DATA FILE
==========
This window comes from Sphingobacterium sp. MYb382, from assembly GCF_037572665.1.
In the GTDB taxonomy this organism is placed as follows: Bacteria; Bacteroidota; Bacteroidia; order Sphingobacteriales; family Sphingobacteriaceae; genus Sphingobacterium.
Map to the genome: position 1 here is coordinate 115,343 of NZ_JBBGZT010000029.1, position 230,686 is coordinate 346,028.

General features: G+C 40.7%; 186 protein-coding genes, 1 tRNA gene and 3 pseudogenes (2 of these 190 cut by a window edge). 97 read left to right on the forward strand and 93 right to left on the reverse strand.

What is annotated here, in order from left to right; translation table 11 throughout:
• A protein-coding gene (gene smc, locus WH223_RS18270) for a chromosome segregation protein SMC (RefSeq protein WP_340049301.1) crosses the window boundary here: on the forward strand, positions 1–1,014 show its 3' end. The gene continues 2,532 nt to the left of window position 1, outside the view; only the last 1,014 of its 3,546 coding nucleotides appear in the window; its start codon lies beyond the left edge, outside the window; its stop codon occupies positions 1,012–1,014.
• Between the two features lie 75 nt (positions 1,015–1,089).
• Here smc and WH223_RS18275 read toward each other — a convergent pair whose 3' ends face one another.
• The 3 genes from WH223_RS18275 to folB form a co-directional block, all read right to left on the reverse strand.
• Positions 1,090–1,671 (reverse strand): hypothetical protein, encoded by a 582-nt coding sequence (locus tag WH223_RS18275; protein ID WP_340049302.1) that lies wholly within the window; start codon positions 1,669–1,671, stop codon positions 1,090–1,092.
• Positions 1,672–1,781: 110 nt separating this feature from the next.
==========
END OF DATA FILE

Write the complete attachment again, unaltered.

This window comes from Sphingobacterium sp. MYb382, from assembly GCF_037572665.1.
In the GTDB taxonomy this organism is placed as follows: Bacteria; Bacteroidota; Bacteroidia; order Sphingobacteriales; family Sphingobacteriaceae; genus Sphingobacterium.
Map to the genome: position 1 here is coordinate 115,343 of NZ_JBBGZT010000029.1, position 230,686 is coordinate 346,028.

General features: G+C 40.7%; 186 protein-coding genes, 1 tRNA gene and 3 pseudogenes (2 of these 190 cut by a window edge). 97 read left to right on the forward strand and 93 right to left on the reverse strand.

What is annotated here, in order from left to right; translation table 11 throughout:
• A protein-coding gene (gene smc, locus WH223_RS18270) for a chromosome segregation protein SMC (RefSeq protein WP_340049301.1) crosses the window boundary here: on the forward strand, positions 1–1,014 show its 3' end. The gene continues 2,532 nt to the left of window position 1, outside the view; only the last 1,014 of its 3,546 coding nucleotides appear in the window; its start codon lies beyond the left edge, outside the window; its stop codon occupies positions 1,012–1,014.
• Between the two features lie 75 nt (positions 1,015–1,089).
• Here smc and WH223_RS18275 read toward each other — a convergent pair whose 3' ends face one another.
• The 3 genes from WH223_RS18275 to folB form a co-directional block, all read right to left on the reverse strand.
• Positions 1,090–1,671 (reverse strand): hypothetical protein, encoded by a 582-nt coding sequence (locus tag WH223_RS18275; protein ID WP_340049302.1) that lies wholly within the window; start codon positions 1,669–1,671, stop codon positions 1,090–1,092.
• Positions 1,672–1,781: 110 nt separating this feature from the next.